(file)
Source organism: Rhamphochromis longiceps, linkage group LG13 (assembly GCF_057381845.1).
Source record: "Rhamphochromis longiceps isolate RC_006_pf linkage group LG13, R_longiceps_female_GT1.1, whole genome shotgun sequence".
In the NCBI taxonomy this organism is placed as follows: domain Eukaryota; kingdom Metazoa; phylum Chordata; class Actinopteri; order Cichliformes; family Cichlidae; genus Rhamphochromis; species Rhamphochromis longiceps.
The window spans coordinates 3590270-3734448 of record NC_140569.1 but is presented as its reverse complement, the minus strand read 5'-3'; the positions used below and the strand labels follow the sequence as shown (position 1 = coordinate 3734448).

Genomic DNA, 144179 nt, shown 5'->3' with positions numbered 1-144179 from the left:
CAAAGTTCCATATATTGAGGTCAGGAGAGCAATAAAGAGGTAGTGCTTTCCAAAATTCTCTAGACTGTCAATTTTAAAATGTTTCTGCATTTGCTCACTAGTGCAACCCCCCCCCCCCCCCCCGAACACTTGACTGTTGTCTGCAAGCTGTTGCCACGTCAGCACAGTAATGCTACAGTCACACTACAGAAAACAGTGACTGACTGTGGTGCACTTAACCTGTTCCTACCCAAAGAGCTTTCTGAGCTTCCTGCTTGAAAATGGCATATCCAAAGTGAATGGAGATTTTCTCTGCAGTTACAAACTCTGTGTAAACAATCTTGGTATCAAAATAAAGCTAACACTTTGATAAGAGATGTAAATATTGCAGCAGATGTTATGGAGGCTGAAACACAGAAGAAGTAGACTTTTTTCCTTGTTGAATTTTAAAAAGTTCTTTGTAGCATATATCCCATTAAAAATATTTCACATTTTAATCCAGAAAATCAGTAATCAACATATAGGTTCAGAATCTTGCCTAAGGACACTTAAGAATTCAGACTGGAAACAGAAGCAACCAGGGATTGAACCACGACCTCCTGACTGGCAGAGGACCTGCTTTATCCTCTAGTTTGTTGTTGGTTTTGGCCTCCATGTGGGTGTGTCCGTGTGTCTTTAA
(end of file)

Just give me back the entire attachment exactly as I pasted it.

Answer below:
Source organism: Rhamphochromis longiceps, linkage group LG13 (assembly GCF_057381845.1).
Source record: "Rhamphochromis longiceps isolate RC_006_pf linkage group LG13, R_longiceps_female_GT1.1, whole genome shotgun sequence".
In the NCBI taxonomy this organism is placed as follows: domain Eukaryota; kingdom Metazoa; phylum Chordata; class Actinopteri; order Cichliformes; family Cichlidae; genus Rhamphochromis; species Rhamphochromis longiceps.
The window spans coordinates 3590270-3734448 of record NC_140569.1 but is presented as its reverse complement, the minus strand read 5'-3'; the positions used below and the strand labels follow the sequence as shown (position 1 = coordinate 3734448).

Genomic DNA, 144179 nt, shown 5'->3' with positions numbered 1-144179 from the left:
CAAAGTTCCATATATTGAGGTCAGGAGAGCAATAAAGAGGTAGTGCTTTCCAAAATTCTCTAGACTGTCAATTTTAAAATGTTTCTGCATTTGCTCACTAGTGCAACCCCCCCCCCCCCCCCCGAACACTTGACTGTTGTCTGCAAGCTGTTGCCACGTCAGCACAGTAATGCTACAGTCACACTACAGAAAACAGTGACTGACTGTGGTGCACTTAACCTGTTCCTACCCAAAGAGCTTTCTGAGCTTCCTGCTTGAAAATGGCATATCCAAAGTGAATGGAGATTTTCTCTGCAGTTACAAACTCTGTGTAAACAATCTTGGTATCAAAATAAAGCTAACACTTTGATAAGAGATGTAAATATTGCAGCAGATGTTATGGAGGCTGAAACACAGAAGAAGTAGACTTTTTTCCTTGTTGAATTTTAAAAAGTTCTTTGTAGCATATATCCCATTAAAAATATTTCACATTTTAATCCAGAAAATCAGTAATCAACATATAGGTTCAGAATCTTGCCTAAGGACACTTAAGAATTCAGACTGGAAACAGAAGCAACCAGGGATTGAACCACGACCTCCTGACTGGCAGAGGACCTGCTTTATCCTCTAGTTTGTTGTTGGTTTTGGCCTCCATGTGGGTGTGTCCGTGTGTCTTTAA